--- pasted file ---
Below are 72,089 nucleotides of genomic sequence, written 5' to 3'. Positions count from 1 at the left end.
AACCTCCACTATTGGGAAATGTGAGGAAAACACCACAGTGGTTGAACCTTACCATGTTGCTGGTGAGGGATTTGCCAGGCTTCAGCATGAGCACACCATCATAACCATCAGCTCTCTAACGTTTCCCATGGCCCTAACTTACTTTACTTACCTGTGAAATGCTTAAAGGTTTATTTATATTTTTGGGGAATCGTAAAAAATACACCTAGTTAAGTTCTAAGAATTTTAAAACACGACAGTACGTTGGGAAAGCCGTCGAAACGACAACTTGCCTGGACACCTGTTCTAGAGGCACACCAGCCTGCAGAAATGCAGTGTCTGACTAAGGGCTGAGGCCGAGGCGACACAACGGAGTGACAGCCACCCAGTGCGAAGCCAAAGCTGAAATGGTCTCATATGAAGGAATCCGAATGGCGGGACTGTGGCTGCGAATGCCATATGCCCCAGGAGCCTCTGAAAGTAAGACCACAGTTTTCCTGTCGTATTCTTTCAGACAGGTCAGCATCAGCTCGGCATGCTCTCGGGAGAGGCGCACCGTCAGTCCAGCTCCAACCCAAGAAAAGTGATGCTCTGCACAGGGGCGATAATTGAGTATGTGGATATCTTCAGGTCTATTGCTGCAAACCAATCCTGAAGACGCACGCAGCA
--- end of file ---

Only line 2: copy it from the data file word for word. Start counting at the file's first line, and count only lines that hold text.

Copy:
AACCTCCACTATTGGGAAATGTGAGGAAAACACCACAGTGGTTGAACCTTACCATGTTGCTGGTGAGGGATTTGCCAGGCTTCAGCATGAGCACACCATCATAACCATCAGCTCTCTAACGTTTCCCATGGCCCTAACTTACTTTACTTACCTGTGAAATGCTTAAAGGTTTATTTATATTTTTGGGGAATCGTAAAAAATACACCTAGTTAAGTTCTAAGAATTTTAAAACACGACAGTACGTTGGGAAAGCCGTCGAAACGACAACTTGCCTGGACACCTGTTCTAGAGGCACACCAGCCTGCAGAAATGCAGTGTCTGACTAAGGGCTGAGGCCGAGGCGACACAACGGAGTGACAGCCACCCAGTGCGAAGCCAAAGCTGAAATGGTCTCATATGAAGGAATCCGAATGGCGGGACTGTGGCTGCGAATGCCATATGCCCCAGGAGCCTCTGAAAGTAAGACCACAGTTTTCCTGTCGTATTCTTTCAGACAGGTCAGCATCAGCTCGGCATGCTCTCGGGAGAGGCGCACCGTCAGTCCAGCTCCAACCCAAGAAAAGTGATGCTCTGCACAGGGGCGATAATTGAGTATGTGGATATCTTCAGGTCTATTGCTGCAAACCAATCCTGAAGACGCACGCAGCA